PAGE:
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121-122 Giving Help

Page history last edited by Joe Redish 11 years, 3 months ago

You will often be asked by students for help.  As good physics students we have a strong tendency to want to answer any physics question with the best answer we can give.  That is often not the right thing in this situation.  

 

The real question!

The real question you should be answering is not the question the student asks (which might have a physics answer) but rather,

 

"Why can't this particular student answer this question for themselves?"

 

Your job is not to be the "answer person" -- this is not "Who wants to be a millionaire?" 

Rather, your job is to be the diagnostician -- to help the students learn to solve problems for themselves.  As a result, very often, the best immediate answer to a student question is to ask a question back:

 

"What have you tried?"

 

A small exchange will often show you that the student's real question is not the one that they asked.

 

"But I don't know how to start!"

In your office hours, students will often come to get help on homework.  And they will often try to get you to do the hard (and the important) part for them -- figuring out where to begin and what knowledge to bring to bear.  If you tell them, they both do not learn how to start for themselves and they take the message that you do not expect them to be able to do so.

 

When I get this question I try to find other students working on the same problem and put two or more of them together.  I have frequently found students very surprised that two students, neither of whom had any idea of how to solve the problem alone, were able to solve it quite effectively when they worked together.

 

"Am I on the right track?"

Even when you manage to get your students working in groups, some will come to you frequently to ask, "Am I on the right track?"  Again, our tendency is always to give the straightforward answer -- yes or no.  But the real message the student is sending you is, "I don't trust my judgment to evaluate whether I am doing the right thing." 

 

If they are to learn to solve problems for themselves, they not only have to learn how to do them but how to evaluate them.  We want our students to learn to seek consistency -- to look for different ways to look at it, to find links to other things they know in order to build a solid and resilient knowledge structure.

 

Again, a good first answer is a question:

 

"What do you think?"

 

Pressing them on what else they know that might be relevant can also be valuable. 

 

How about if I "walk them through" the problem?

TAs often provide guidance to a single student or even a group by "walking them through" a problem; that is, by asking a series of straightforward questions to which they expect the student to know the answer.  This shows the student that they indeed know everything they needed to know to solve the problem.  This is the classic "Socratic dialog" -- occasionally valuable, especially if the student has despaired that they "don't know anything in this class".  (In Plato's dialog  "Meno" Socrates shows a slave that he knows everything he needs to prove the Pythagorean theorem.)  If the student lacks confidence, you can do this for them -- once.  But note that you are stealing from the student the most valuable thing they need to learn -- What questions to ask.  They learn this most effectively by asking each other questions as they work through a problem together.  So if you find yourself in the middle of the group doing most of the talking by asking questions, stop!  Ask them a starting question and send them off to work by themselves.  Then check back after 5-10 minutes.  Often you will find they can do most of what they need for themselves.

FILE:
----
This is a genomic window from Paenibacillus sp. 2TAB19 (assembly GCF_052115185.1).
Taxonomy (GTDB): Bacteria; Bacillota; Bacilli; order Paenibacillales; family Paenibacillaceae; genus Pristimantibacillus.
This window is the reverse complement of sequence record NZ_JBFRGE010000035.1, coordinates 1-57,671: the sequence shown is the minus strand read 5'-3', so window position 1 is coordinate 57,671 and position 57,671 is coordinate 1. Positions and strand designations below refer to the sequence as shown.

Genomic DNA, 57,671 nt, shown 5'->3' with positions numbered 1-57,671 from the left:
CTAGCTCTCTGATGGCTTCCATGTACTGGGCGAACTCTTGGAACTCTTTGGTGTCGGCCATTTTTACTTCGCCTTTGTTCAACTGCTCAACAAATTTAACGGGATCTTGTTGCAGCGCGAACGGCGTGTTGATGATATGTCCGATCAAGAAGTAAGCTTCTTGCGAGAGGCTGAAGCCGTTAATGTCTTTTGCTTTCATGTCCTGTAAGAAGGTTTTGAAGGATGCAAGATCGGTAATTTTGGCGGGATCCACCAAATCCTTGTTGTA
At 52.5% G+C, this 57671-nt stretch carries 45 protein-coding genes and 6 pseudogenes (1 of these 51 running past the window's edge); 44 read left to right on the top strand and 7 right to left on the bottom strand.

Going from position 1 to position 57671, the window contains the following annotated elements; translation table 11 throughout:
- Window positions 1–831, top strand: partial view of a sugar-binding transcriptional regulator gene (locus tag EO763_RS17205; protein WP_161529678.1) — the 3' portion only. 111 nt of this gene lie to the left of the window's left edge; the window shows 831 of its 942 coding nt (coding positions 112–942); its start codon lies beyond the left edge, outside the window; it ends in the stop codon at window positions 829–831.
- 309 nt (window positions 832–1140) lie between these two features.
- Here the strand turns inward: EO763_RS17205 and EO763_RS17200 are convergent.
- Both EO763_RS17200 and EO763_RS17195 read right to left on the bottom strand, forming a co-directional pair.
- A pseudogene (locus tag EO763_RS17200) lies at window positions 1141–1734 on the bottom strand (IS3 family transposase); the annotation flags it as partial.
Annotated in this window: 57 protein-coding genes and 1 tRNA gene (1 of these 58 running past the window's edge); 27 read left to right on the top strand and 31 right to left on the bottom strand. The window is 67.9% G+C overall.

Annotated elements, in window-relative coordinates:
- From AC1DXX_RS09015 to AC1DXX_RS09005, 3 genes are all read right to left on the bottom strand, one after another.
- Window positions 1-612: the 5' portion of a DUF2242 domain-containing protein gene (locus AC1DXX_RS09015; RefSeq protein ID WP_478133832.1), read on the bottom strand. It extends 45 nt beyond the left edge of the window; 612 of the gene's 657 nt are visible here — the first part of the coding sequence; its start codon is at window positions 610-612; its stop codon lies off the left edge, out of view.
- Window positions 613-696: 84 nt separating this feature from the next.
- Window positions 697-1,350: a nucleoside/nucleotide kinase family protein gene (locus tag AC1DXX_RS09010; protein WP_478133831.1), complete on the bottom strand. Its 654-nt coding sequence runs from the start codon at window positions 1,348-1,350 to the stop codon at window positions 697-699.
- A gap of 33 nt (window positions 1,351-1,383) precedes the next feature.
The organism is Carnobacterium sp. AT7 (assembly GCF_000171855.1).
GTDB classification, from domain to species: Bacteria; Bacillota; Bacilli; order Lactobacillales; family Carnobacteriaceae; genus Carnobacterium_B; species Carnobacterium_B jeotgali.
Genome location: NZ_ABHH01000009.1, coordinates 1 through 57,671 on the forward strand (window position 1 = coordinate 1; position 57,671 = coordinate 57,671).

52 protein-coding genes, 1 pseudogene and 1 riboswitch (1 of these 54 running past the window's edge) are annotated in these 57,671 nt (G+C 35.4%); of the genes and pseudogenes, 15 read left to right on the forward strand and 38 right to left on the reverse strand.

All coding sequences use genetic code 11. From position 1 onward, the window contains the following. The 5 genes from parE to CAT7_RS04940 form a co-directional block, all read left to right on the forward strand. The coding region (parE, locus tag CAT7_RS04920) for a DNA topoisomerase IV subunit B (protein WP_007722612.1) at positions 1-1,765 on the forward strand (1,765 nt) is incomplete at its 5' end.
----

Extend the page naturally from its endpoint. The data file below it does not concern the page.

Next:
Should I never give an answer?

Of course not!  Sometimes students have done good thinking and need the "pat on the back" confirmation of "good work -- that's absolutely correct."  But you want to give it as a support for their tentative judgement -- not as a way for them to avoid making a judgment.

 

This sounds hard!

It is!  Quality teaching is a skill -- very few people do it naturally.  You have to learn it the same way that your students are learning to solve physics problems.  Try it!  And then watch and see what happens.  That will help you build your own judgment as to what kind of response is best for you to give when.  But remember, your goal is not to make your students immediately happy.  Your goal is to make them learn physics over an extended period!

 

 

121-122 TA Guidlines (Redish) 

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